Matthew Dominguez is the director of public affairs and government relations at the Nonhuman Rights Project. He spoke with ACE Researcher Toni Adleberg on July 26, 2017. This is a summary of their conversation.
What led you to the Nonhuman Rights Project?
Dominguez selected Lewis & Clark Law School because of his interest in environmental law, but taking Steven Wise’s class on Animal Rights and Jurisprudence made him aware of animal rights. When Dominguez attended Wise’s class, the organization that would become the Nonhuman Rights Project (NhRP) was just getting started, so the class was mainly a discussion of the project’s work.
After finishing law school, Dominguez worked for the Humane Society of the United States’ Farm Animal Protection Campaign (HSUS FAPC) for five years. He then joined NhRP about ten months ago, having admired their work for a long time. Because Dominguez had become critical of the relatively limited successes of campaigns for welfare reform and was more in favor of a rights-based approach, he was not completely satisfied working for HSUS. Though most activists there also wanted to have rights for animals, Dominguez felt that the term “rights” was considered problematic for unproven and unscientific reasons. He thinks that the reluctance to use the term “rights” is unwarranted; in his experience working at NhRP and HSUS, the general public has no problem with the term. For instance, when the circus bill was passed in New York City, four members of the city council identified as “animal rights activists” and, according to a 2015 Gallup poll, support for animal rights is on the rise.
What were some of NhRP’s biggest accomplishments last year?
NhRP is currently the only animal rights organization in the United States actually fighting to obtain legal rights for nonhuman animals, though they would welcome other groups working on the issue as well! Some organizations claim to fight for “animal rights” but their projects are actually largely aimed at improving animal welfare; they take no concrete steps to obtain legally recognized and enforceable rights for animals.
In the past year, NhRP has expanded their mission and they are now also active outside the courtroom. They are building an infrastructure in order to develop a grassroots movement for their rights-based approach which is similar to those of animal protection organizations. NhRP is also preparing their public policy activities and will soon introduce rights-based legislation at both city and state levels. Currently (before they introduce any new initiatives), they are still doing research, thoroughly vetting the issue, drafting legislation carefully, and building a coalition. For much of the past year, they focused on these activities behind the scenes so that when they finally introduce their first piece of legislation, it has a high probability of being passed.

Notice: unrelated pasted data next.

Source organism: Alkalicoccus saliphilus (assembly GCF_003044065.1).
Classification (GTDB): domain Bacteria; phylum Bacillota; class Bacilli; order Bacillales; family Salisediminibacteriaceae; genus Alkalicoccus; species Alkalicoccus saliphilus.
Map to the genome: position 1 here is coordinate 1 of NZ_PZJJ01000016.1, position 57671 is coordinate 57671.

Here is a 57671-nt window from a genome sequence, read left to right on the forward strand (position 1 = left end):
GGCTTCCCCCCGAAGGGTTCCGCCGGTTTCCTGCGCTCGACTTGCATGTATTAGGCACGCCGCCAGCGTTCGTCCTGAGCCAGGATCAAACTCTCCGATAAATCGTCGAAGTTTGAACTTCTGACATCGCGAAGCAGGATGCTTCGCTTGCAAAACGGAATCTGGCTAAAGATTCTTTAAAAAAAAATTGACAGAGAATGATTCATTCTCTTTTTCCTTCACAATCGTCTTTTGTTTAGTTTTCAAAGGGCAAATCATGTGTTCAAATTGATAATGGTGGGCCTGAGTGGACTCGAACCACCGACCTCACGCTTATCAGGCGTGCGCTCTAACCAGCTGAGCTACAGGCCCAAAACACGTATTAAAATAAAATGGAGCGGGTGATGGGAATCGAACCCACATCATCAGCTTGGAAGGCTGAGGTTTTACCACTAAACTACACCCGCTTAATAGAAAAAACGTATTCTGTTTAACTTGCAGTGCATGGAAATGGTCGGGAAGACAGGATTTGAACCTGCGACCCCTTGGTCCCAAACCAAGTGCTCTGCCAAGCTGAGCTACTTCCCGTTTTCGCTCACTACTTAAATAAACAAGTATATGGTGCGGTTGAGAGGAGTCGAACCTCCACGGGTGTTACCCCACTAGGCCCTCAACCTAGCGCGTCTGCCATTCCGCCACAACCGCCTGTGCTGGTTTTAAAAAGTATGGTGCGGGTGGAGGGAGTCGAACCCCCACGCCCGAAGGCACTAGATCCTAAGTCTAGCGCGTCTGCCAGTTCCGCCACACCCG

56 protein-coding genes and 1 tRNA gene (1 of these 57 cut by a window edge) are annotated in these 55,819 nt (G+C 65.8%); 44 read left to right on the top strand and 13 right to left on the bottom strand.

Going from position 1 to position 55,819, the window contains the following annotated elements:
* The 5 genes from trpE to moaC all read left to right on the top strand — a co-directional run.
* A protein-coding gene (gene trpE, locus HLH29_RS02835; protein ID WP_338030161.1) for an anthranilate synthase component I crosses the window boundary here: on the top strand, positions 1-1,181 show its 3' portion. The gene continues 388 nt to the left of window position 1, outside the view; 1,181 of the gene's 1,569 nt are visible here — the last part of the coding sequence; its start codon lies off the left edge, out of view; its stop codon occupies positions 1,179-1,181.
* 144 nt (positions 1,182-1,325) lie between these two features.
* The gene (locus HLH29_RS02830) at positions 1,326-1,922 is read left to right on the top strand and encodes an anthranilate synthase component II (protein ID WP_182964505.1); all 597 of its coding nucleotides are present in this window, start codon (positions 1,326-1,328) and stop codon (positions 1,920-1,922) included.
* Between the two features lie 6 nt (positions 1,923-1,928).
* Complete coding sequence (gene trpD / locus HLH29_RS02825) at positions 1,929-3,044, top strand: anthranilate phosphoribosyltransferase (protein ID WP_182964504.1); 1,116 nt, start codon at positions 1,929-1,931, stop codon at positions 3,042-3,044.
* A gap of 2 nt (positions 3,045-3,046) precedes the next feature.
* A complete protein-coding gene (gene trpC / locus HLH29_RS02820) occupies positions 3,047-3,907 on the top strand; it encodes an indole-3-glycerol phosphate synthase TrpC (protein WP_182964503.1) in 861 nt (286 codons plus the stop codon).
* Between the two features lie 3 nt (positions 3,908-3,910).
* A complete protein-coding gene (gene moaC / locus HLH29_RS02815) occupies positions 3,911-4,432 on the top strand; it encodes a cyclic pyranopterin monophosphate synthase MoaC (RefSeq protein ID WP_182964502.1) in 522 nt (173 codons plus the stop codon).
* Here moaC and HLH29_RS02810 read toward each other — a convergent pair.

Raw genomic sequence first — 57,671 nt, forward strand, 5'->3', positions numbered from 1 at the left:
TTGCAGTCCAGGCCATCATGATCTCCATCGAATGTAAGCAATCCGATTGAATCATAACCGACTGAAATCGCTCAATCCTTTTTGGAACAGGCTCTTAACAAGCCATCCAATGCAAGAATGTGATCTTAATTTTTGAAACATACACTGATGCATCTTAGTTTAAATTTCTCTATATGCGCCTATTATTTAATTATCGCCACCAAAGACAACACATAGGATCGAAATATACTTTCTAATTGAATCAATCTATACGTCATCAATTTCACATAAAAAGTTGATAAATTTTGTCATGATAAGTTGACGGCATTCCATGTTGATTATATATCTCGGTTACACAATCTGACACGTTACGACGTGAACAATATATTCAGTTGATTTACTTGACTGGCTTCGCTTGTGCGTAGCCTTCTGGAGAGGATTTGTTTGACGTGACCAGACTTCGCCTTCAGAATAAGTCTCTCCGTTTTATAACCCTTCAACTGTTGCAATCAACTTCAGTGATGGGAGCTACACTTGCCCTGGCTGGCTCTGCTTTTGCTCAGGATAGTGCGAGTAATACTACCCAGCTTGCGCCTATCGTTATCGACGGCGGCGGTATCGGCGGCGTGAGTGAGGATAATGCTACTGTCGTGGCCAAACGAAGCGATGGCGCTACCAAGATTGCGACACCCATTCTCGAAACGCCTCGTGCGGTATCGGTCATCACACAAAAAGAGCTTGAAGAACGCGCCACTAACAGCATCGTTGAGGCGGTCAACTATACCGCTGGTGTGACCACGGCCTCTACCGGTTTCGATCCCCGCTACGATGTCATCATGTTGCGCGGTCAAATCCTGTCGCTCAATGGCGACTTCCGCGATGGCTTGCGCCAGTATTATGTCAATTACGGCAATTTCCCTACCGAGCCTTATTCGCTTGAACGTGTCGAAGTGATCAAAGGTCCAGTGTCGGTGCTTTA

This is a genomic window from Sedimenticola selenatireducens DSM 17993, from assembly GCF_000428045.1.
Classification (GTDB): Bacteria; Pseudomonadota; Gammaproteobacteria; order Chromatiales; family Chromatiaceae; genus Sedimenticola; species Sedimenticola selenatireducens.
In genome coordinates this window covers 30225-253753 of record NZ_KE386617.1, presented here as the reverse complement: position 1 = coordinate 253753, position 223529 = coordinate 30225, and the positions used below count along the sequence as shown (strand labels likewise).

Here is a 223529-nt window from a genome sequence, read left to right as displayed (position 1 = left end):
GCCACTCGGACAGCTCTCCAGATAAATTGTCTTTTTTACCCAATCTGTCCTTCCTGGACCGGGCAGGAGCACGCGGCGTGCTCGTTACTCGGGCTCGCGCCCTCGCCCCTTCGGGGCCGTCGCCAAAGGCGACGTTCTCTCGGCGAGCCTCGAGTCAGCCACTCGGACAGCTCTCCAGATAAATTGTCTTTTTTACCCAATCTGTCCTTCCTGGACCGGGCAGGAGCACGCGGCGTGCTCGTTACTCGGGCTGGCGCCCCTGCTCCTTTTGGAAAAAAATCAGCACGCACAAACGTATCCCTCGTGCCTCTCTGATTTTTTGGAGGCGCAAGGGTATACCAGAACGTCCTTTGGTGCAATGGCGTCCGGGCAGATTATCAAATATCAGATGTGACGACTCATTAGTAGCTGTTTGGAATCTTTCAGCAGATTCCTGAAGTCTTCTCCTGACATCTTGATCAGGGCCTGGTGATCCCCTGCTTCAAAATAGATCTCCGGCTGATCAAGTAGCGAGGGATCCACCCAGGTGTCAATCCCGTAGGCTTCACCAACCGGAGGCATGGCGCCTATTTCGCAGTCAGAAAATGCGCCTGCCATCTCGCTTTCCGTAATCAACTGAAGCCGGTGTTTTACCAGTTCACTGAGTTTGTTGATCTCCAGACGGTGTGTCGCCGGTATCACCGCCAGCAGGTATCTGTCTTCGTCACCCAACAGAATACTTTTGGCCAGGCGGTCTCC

Concerning their rights-based litigation, NhRP overcame numerous procedural obstacles to appear before a panel of judges in March 2017 and again present their arguments on behalf of their clients Tommy and Kiko. NhRP’s hearings alone are an important step in the right direction because they show that judges are willing to take seriously both the science and the legal arguments behind true animal rights cases, even if they ultimately deny rights to NhRP’s clients. However, NhRP will not claim “victory” until a nonhuman animal is granted legal rights. By the end of the year, NhRP will have filed another lawsuit on behalf of animals in a state other than New York. In its previous review of the organization, ACE wondered whether a litigation approach could be expanded to other species besides chimpanzees. NhRP will file a lawsuit on behalf of an elephant in the coming months.
How does NhRP measure and evaluate progress?
NhRP is a small and lean organization. Unlike some other groups, they do not spend a lot of money buying email lists, fundraising, running TV ads, and so on. Rather, they want to organically bring in grassroots activists, donors, and supporters through campaign-based advocacy. They also developed a completely new advocacy-oriented website and some new tools (such as a database system to track who is involved, how much it costs to win/retain a supporter, where donations are going, etc.).
Measuring success is not straightforward for NhRP, since lawsuits typically take several years to yield any results, and because they have only filed three lawsuits so far. Dominguez suggests that NhRP has a higher standard of success than some animal welfare charities, since they do not consider the number of leaflets distributed (for example) to be an indicator of success.
The public policy department of NhRP has not introduced any legislation yet, but will begin by the end of the year. Eventually, they will be able to track how many bills have been introduced and how far they have progressed in the legislative process. This data can be obtained annually and compared with the results from the year before. When the first results are in, NhRP will be able to explain to donors what they are doing, how they are doing it, and how they evaluate their work. Currently, NhRP is in the process of building that tracking device.
Can you tell us about NhRP’s decision to start pursuing legislation?
As a lawyer, Steven Wise determined it made the most sense to begin work to obtain animal rights via the courts, using each U.S. state’s common law habeas corpus statutes. There is significant legal precedent for judges having recognized the personhood and rights of previously disenfranchised groups of human beings under the common law. NhRP continues to focus on refining their legal arguments based on the rulings they’ve received, obtaining diverse support, finding the right clients, and finding the right courts in which to file the cases.